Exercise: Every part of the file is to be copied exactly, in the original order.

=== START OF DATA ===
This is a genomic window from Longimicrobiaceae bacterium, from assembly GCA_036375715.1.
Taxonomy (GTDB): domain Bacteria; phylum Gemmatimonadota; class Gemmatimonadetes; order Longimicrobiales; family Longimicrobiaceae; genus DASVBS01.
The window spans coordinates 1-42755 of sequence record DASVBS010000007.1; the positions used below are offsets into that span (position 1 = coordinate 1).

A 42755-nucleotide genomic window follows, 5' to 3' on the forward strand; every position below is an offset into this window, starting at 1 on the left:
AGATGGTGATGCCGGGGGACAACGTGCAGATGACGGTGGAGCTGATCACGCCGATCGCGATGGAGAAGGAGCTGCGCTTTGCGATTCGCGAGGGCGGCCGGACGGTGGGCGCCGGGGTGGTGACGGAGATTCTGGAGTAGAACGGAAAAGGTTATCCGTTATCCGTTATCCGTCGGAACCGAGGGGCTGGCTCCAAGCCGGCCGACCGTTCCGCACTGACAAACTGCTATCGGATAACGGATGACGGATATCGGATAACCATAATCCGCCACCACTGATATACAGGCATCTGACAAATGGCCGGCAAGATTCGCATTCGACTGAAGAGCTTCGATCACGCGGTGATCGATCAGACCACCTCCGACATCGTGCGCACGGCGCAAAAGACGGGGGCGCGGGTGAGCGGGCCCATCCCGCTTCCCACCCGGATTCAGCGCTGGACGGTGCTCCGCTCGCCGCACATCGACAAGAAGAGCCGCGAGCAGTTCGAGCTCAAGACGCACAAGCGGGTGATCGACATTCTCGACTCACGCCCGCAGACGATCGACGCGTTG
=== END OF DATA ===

This is a genomic window from Longimicrobiaceae bacterium, from assembly GCA_036375715.1.
Taxonomy (GTDB): domain Bacteria; phylum Gemmatimonadota; class Gemmatimonadetes; order Longimicrobiales; family Longimicrobiaceae; genus DASVBS01.
The window spans coordinates 1-42755 of sequence record DASVBS010000007.1; the positions used below are offsets into that span (position 1 = coordinate 1).

A 42755-nucleotide genomic window follows, 5' to 3' on the forward strand; every position below is an offset into this window, starting at 1 on the left:
AGATGGTGATGCCGGGGGACAACGTGCAGATGACGGTGGAGCTGATCACGCCGATCGCGATGGAGAAGGAGCTGCGCTTTGCGATTCGCGAGGGCGGCCGGACGGTGGGCGCCGGGGTGGTGACGGAGATTCTGGAGTAGAACGGAAAAGGTTATCCGTTATCCGTTATCCGTCGGAACCGAGGGGCTGGCTCCAAGCCGGCCGACCGTTCCGCACTGACAAACTGCTATCGGATAACGGATGACGGATATCGGATAACCATAATCCGCCACCACTGATATACAGGCATCTGACAAATGGCCGGCAAGATTCGCATTCGACTGAAGAGCTTCGATCACGCGGTGATCGATCAGACCACCTCCGACATCGTGCGCACGGCGCAAAAGACGGGGGCGCGGGTGAGCGGGCCCATCCCGCTTCCCACCCGGATTCAGCGCTGGACGGTGCTCCGCTCGCCGCACATCGACAAGAAGAGCCGCGAGCAGTTCGAGCTCAAGACGCACAAGCGGGTGATCGACATTCTCGACTCACGCCCGCAGACGATCGACGCGTTG